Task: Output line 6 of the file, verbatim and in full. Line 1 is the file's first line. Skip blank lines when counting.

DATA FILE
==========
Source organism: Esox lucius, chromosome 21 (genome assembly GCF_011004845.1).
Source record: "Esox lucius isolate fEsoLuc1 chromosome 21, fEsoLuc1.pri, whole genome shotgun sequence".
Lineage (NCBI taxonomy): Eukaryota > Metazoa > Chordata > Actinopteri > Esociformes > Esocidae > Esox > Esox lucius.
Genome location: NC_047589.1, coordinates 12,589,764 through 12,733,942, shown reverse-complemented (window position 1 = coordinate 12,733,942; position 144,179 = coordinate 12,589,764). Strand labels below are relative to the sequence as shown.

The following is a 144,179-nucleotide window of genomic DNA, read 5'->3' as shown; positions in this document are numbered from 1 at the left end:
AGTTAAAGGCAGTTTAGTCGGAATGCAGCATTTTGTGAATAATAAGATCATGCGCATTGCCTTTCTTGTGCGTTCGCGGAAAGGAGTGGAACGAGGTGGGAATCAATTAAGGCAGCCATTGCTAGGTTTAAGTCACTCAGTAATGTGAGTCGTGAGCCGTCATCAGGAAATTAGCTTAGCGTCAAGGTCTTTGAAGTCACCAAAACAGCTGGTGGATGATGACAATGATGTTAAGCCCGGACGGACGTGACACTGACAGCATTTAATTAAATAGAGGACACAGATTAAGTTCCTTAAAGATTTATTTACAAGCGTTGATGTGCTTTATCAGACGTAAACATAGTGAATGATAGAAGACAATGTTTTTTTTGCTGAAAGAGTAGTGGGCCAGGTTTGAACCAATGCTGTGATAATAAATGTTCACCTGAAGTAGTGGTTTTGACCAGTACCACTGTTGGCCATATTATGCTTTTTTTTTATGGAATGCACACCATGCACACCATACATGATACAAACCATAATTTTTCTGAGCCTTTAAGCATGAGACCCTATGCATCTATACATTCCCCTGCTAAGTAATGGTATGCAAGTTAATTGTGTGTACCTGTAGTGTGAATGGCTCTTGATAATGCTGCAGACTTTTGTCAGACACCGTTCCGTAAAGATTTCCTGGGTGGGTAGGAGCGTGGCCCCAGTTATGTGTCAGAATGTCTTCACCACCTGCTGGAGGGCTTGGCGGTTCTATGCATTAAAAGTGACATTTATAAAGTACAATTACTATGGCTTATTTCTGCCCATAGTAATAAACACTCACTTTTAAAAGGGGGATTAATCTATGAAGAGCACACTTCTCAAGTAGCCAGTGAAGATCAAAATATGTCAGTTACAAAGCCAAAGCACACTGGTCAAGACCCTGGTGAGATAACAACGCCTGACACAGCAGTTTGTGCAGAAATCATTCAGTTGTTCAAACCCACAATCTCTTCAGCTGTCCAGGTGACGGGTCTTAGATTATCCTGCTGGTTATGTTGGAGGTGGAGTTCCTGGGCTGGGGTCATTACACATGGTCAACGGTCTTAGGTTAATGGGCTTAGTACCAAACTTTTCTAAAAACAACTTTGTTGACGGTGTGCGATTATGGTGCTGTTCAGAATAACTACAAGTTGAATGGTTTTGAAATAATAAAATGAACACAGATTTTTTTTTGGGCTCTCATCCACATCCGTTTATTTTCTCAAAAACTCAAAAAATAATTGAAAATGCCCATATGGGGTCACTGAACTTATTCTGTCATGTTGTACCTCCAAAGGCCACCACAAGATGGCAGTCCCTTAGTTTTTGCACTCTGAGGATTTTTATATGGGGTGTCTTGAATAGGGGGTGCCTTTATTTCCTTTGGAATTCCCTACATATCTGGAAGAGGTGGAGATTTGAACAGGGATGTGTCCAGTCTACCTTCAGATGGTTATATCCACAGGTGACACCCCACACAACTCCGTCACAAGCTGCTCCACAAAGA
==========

AGTTAAAGGCAGTTTAGTCGGAATGCAGCATTTTGTGAATAATAAGATCATGCGCATTGCCTTTCTTGTGCGTTCGCGGAAAGGAGTGGAACGAGGTGGGAATCAATTAAGGCAGCCATTGCTAGGTTTAAGTCACTCAGTAATGTGAGTCGTGAGCCGTCATCAGGAAATTAGCTTAGCGTCAAGGTCTTTGAAGTCACCAAAACAGCTGGTGGATGATGACAATGATGTTAAGCCCGGACGGACGTGACACTGACAGCATTTAATTAAATAGAGGACACAGATTAAGTTCCTTAAAGATTTATTTACAAGCGTTGATGTGCTTTATCAGACGTAAACATAGTGAATGATAGAAGACAATGTTTTTTTTGCTGAAAGAGTAGTGGGCCAGGTTTGAACCAATGCTGTGATAATAAATGTTCACCTGAAGTAGTGGTTTTGACCAGTACCACTGTTGGCCATATTATGCTTTTTTTTTATGGAATGCACACCATGCACACCATACATGATACAAACCATAATTTTTCTGAGCCTTTAAGCATGAGACCCTATGCATCTATACATTCCCCTGCTAAGTAATGGTATGCAAGTTAATTGTGTGTACCTGTAGTGTGAATGGCTCTTGATAATGCTGCAGACTTTTGTCAGACACCGTTCCGTAAAGATTTCCTGGGTGGGTAGGAGCGTGGCCCCAGTTATGTGTCAGAATGTCTTCACCACCTGCTGGAGGGCTTGGCGGTTCTATGCATTAAAAGTGACATTTATAAAGTACAATTACTATGGCTTATTTCTGCCCATAGTAATAAACACTCACTTTTAAAAGGGGGATTAATCTATGAAGAGCACACTTCTCAAGTAGCCAGTGAAGATCAAAATATGTCAGTTACAAAGCCAAAGCACACTGGTCAAGACCCTGGTGAGATAACAACGCCTGACACAGCAGTTTGTGCAGAAATCATTCAGTTGTTCAAACCCACAATCTCTTCAGCTGTCCAGGTGACGGGTCTTAGATTATCCTGCTGGTTATGTTGGAGGTGGAGTTCCTGGGCTGGGGTCATTACACATGGTCAACGGTCTTAGGTTAATGGGCTTAGTACCAAACTTTTCTAAAAACAACTTTGTTGACGGTGTGCGATTATGGTGCTGTTCAGAATAACTACAAGTTGAATGGTTTTGAAATAATAAAATGAACACAGATTTTTTTTTGGGCTCTCATCCACATCCGTTTATTTTCTCAAAAACTCAAAAAATAATTGAAAATGCCCATATGGGGTCACTGAACTTATTCTGTCATGTTGTACCTCCAAAGGCCACCACAAGATGGCAGTCCCTTAGTTTTTGCACTCTGAGGATTTTTATATGGGGTGTCTTGAATAGGGGGTGCCTTTATTTCCTTTGGAATTCCCTACATATCTGGAAGAGGTGGAGATTTGAACAGGGATGTGTCCAGTCTACCTTCAGATGGTTATATCCACAGGTGACACCCCACACAACTCCGTCACAAGCTGCTCCACAAAGA